A man from Neenah has been charged with the homicide of a Winneconne woman after driving drunk and crashing earlier this month. The man was charged with homicide by intoxicated use of a vehicle, possession of marijuana, and possession of cocaine with intent to deliver.
At around 1:30 a.m. on Saturday, November 29, a Kaukauna police officer discovered an SUV that had struck two power poles in the 800 block of Hyland Avenue and Outagamie County OO. Inside the vehicle, the officer heard a man pleading with a woman to wake up. The woman was unconscious and taken to Theda Clark Medical Center in Neenah, where she died of severe head trauma.
This is a truly tragic story for all parties involved. Of course, the driver will now face criminal charges, and, if convicted, may incur severe penalties including fines and incarceration. The family of the deceased will also suffer due to their loss. However, the deceased woman's survivors may be able to file a wrongful death action against the liable driver in order to recover damages. If the driver is, in fact, convicted of homicide by intoxicated use of vehicle, this may be used as evidence of liability in a wrongful death case.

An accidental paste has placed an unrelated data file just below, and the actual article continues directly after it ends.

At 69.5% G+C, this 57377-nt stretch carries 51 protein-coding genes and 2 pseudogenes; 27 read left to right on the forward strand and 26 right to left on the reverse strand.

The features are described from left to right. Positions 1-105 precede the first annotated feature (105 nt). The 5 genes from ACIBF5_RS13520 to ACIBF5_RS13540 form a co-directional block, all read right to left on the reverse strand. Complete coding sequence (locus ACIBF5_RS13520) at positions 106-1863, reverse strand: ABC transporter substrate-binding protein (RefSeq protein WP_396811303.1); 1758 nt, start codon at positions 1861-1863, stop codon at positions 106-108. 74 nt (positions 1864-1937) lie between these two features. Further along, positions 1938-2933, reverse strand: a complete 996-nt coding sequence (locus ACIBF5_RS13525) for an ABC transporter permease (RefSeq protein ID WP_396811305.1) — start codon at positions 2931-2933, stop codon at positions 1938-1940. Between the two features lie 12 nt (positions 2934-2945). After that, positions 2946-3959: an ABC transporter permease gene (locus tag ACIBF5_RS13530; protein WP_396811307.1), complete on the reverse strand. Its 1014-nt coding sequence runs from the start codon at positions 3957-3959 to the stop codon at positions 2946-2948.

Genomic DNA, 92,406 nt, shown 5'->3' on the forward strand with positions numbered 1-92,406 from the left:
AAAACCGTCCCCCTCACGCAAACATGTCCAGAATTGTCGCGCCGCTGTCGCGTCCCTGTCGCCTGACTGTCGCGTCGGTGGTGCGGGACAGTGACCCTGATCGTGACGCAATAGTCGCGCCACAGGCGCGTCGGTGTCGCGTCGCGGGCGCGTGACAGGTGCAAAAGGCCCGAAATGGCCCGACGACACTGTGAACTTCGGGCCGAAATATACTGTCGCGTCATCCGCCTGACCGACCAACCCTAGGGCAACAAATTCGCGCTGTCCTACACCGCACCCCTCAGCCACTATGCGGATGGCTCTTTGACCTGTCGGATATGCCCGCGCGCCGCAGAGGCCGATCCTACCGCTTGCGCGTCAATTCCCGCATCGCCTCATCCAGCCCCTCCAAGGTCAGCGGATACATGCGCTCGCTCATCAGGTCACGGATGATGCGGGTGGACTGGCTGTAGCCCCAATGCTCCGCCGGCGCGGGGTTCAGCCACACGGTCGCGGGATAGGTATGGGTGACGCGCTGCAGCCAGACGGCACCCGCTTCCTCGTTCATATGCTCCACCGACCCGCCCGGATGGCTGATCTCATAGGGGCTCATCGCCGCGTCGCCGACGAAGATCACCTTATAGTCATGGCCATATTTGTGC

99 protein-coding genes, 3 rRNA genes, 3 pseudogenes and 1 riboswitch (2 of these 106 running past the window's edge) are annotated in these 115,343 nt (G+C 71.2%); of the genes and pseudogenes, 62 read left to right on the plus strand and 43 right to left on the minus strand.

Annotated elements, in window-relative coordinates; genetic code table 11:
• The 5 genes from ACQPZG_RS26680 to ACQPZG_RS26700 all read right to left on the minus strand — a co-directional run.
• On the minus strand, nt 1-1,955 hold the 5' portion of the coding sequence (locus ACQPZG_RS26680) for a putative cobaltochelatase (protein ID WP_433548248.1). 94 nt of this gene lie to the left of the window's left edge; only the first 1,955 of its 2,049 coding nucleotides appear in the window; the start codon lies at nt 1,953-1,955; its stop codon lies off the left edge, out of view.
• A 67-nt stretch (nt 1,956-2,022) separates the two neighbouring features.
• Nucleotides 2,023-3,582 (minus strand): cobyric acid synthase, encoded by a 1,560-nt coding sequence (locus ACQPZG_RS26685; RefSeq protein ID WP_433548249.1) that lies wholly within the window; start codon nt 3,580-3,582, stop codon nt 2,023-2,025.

Wisconsin Homicide by Intoxicated Use of Vehicle
The law dictating the crime and penalties for homicide by intoxicated use of a vehicle can be found in Section 940.09 of the Wisconsin statutes. It states, “Any person who … causes the death of another by the operation or handling of a vehicle while under the influence of an intoxicant … [or] has a detectable amount of a restricted controlled substance in his or her blood … [or] while that person has a prohibited alcohol concentration” is guilty of homicide by intoxicated use of vehicle.
The penalty for this crime is a Class D felony, and if there is a showing of prior convictions, revocations, or suspensions, the crime is elevated to a Class C felony offense. In addition to criminal penalties, a person convicted of this offense can also face civil consequences for the wrongful death of the victim. Damages for wrongful death can include:
Lost wages and earnings; and
Loss of consortium.
Call a Wisconsin Personal Injury Attorney Today
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